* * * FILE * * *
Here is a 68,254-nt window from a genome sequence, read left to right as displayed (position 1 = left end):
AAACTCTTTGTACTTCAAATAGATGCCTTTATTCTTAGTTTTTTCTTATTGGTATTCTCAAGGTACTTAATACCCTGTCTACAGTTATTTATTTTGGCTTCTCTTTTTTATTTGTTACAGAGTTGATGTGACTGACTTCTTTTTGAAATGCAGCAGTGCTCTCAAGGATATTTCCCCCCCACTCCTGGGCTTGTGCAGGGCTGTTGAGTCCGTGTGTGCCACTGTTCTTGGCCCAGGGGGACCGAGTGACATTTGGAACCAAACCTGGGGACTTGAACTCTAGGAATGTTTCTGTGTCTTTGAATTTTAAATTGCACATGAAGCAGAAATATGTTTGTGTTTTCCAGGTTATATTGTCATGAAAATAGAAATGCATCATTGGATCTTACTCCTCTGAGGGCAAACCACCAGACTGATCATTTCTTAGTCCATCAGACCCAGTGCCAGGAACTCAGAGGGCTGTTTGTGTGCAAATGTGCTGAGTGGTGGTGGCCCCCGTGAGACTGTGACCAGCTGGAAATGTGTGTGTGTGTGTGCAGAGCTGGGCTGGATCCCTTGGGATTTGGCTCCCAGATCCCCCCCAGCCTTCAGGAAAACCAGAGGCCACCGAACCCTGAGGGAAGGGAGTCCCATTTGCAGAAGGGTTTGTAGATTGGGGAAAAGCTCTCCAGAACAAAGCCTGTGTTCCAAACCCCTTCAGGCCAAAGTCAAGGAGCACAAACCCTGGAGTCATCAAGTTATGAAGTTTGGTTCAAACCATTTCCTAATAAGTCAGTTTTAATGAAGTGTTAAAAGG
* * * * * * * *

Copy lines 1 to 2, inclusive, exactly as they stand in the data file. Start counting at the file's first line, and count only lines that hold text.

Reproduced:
Here is a 68,254-nt window from a genome sequence, read left to right as displayed (position 1 = left end):
AAACTCTTTGTACTTCAAATAGATGCCTTTATTCTTAGTTTTTTCTTATTGGTATTCTCAAGGTACTTAATACCCTGTCTACAGTTATTTATTTTGGCTTCTCTTTTTTATTTGTTACAGAGTTGATGTGACTGACTTCTTTTTGAAATGCAGCAGTGCTCTCAAGGATATTTCCCCCCCACTCCTGGGCTTGTGCAGGGCTGTTGAGTCCGTGTGTGCCACTGTTCTTGGCCCAGGGGGACCGAGTGACATTTGGAACCAAACCTGGGGACTTGAACTCTAGGAATGTTTCTGTGTCTTTGAATTTTAAATTGCACATGAAGCAGAAATATGTTTGTGTTTTCCAGGTTATATTGTCATGAAAATAGAAATGCATCATTGGATCTTACTCCTCTGAGGGCAAACCACCAGACTGATCATTTCTTAGTCCATCAGACCCAGTGCCAGGAACTCAGAGGGCTGTTTGTGTGCAAATGTGCTGAGTGGTGGTGGCCCCCGTGAGACTGTGACCAGCTGGAAATGTGTGTGTGTGTGTGCAGAGCTGGGCTGGATCCCTTGGGATTTGGCTCCCAGATCCCCCCCAGCCTTCAGGAAAACCAGAGGCCACCGAACCCTGAGGGAAGGGAGTCCCATTTGCAGAAGGGTTTGTAGATTGGGGAAAAGCTCTCCAGAACAAAGCCTGTGTTCCAAACCCCTTCAGGCCAAAGTCAAGGAGCACAAACCCTGGAGTCATCAAGTTATGAAGTTTGGTTCAAACCATTTCCTAATAAGTCAGTTTTAATGAAGTGTTAAAAGG